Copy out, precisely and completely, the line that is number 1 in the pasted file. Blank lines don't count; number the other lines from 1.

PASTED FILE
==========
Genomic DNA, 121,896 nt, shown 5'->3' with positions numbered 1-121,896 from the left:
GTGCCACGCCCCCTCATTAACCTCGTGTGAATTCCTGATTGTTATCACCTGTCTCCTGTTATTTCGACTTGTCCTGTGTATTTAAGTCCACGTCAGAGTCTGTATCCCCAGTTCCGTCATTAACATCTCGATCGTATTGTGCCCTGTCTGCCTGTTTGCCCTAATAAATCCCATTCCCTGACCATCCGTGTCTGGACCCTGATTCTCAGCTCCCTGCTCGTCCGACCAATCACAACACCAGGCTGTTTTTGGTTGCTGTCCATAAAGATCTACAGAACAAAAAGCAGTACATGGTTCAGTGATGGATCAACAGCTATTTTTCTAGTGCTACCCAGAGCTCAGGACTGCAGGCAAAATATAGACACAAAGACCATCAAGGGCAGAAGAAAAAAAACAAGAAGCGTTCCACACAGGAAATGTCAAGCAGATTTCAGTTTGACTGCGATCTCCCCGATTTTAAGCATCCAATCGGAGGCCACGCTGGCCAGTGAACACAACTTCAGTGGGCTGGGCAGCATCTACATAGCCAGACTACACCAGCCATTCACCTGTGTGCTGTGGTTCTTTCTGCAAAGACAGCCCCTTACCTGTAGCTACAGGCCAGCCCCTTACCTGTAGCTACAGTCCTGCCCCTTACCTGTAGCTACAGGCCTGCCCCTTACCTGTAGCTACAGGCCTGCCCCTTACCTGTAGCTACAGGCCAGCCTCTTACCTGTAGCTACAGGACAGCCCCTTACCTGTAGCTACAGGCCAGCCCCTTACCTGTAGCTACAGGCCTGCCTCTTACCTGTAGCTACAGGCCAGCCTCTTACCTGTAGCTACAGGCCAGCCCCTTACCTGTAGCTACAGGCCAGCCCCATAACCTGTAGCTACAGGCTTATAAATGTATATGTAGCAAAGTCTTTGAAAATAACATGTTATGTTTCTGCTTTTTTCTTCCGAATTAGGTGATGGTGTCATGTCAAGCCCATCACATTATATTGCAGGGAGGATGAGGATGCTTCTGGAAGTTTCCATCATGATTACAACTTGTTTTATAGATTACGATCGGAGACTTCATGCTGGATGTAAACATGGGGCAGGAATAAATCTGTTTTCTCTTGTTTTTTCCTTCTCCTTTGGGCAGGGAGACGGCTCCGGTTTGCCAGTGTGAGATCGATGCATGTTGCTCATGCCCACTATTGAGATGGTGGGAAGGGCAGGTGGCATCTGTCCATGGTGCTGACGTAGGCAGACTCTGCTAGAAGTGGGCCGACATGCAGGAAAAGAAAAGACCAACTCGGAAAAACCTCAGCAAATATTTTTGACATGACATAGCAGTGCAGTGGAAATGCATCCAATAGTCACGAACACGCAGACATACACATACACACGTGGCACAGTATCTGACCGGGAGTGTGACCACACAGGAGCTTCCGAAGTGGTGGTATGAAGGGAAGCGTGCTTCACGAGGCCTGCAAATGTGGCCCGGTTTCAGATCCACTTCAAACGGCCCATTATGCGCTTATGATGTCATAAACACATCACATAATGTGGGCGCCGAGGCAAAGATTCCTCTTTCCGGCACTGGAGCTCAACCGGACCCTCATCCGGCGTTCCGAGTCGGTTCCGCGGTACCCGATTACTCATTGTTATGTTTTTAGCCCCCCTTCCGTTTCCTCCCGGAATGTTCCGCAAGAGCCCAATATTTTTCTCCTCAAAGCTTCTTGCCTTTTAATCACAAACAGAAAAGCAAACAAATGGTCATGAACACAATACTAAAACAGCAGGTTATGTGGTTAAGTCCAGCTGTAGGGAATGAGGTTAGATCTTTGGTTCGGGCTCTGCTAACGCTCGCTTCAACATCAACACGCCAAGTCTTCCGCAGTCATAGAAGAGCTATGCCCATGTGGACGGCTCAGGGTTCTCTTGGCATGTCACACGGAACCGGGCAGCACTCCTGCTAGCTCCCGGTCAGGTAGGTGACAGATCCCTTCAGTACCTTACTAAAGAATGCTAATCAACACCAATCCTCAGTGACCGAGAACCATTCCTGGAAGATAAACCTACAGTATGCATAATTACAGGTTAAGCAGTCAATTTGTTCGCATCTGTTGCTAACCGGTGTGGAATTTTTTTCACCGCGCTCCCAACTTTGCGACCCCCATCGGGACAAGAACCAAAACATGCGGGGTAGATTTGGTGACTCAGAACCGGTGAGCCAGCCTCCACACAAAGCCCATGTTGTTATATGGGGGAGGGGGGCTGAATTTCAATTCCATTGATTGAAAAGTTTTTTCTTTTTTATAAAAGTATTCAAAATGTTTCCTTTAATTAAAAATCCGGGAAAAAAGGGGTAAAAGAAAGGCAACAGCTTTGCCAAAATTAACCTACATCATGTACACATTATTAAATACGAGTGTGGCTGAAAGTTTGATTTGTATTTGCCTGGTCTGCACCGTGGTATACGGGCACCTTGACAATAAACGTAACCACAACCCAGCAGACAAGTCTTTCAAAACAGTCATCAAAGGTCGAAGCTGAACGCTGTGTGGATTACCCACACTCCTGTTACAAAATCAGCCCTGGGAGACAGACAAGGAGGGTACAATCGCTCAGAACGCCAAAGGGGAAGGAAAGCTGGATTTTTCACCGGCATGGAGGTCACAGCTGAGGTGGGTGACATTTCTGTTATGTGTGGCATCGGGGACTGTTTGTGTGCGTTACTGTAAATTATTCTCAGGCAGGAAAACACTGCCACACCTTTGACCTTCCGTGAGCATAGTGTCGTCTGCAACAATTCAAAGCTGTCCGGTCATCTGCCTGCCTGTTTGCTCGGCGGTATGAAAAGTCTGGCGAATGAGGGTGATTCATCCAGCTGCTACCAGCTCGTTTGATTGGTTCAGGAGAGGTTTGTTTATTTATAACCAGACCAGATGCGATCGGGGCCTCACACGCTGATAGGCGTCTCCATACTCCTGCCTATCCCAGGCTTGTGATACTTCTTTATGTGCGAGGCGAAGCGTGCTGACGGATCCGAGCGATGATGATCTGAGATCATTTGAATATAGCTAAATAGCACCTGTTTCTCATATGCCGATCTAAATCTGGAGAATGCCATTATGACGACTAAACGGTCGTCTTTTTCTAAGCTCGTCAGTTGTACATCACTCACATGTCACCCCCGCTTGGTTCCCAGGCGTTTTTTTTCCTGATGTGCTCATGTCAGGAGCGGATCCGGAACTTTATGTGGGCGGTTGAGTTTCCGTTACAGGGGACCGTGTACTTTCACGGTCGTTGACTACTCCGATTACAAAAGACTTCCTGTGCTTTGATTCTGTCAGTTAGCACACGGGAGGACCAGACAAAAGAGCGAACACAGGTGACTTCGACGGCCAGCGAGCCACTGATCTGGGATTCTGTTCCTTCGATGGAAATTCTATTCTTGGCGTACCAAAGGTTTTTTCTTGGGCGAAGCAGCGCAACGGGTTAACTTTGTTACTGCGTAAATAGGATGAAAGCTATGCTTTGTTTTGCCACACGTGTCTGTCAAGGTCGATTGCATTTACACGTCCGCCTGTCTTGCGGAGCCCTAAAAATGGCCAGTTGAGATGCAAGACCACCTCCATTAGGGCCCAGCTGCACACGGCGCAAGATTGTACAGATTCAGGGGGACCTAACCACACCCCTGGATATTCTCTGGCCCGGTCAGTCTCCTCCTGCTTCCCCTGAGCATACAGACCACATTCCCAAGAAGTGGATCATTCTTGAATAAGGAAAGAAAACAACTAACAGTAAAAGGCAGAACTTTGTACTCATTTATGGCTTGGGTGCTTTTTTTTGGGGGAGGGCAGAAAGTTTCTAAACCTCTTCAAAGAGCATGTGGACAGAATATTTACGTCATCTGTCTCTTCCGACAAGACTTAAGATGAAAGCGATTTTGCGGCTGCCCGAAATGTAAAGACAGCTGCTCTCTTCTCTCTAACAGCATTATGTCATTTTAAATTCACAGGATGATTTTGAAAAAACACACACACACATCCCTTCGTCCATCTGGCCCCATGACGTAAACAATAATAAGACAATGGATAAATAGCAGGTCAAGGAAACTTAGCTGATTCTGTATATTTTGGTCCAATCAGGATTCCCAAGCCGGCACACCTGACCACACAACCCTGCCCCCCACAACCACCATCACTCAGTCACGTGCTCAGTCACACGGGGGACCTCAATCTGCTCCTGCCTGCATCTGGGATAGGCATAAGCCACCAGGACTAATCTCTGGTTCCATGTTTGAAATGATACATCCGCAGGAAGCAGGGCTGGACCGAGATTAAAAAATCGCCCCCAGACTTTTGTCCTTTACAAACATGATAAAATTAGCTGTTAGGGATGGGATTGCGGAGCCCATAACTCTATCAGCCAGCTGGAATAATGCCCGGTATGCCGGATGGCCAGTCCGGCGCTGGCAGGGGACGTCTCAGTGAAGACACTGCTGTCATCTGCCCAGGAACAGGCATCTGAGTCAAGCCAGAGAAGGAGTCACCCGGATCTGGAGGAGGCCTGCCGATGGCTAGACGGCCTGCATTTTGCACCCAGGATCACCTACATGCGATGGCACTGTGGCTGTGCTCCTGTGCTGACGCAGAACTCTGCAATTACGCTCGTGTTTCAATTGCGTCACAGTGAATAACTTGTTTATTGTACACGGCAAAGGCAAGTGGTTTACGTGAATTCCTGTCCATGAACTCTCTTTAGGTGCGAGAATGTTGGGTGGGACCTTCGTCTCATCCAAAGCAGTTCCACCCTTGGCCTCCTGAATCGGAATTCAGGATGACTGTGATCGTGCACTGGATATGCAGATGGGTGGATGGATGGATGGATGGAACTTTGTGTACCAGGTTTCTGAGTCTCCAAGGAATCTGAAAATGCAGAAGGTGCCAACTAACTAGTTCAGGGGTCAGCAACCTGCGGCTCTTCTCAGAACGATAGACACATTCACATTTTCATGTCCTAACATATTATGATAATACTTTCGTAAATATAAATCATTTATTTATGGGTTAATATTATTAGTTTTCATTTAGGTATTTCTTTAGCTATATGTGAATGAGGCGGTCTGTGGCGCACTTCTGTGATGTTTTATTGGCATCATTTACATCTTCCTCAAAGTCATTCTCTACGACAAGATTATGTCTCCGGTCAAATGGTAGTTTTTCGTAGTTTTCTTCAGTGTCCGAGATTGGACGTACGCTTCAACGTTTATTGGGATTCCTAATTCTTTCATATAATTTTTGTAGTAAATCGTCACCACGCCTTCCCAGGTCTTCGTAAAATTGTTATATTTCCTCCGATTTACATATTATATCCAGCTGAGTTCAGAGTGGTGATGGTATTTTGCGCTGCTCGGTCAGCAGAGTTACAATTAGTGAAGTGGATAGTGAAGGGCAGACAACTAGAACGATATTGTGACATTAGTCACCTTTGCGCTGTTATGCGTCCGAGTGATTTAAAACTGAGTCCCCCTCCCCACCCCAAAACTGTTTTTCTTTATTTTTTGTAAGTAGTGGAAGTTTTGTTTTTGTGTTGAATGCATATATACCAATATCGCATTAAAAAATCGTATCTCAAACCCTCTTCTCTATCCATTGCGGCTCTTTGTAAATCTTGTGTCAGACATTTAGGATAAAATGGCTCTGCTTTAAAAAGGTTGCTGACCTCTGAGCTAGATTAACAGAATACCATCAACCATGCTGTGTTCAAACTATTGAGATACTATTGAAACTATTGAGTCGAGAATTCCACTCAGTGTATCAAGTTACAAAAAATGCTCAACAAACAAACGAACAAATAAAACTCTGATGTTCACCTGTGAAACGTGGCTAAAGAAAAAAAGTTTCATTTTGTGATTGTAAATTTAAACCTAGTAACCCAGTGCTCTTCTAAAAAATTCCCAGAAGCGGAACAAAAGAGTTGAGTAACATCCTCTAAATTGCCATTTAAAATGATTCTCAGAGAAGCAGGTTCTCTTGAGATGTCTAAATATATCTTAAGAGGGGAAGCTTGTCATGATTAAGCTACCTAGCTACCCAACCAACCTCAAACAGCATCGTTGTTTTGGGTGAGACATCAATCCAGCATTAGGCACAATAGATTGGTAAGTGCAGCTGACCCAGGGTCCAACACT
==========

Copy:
Genomic DNA, 121,896 nt, shown 5'->3' with positions numbered 1-121,896 from the left: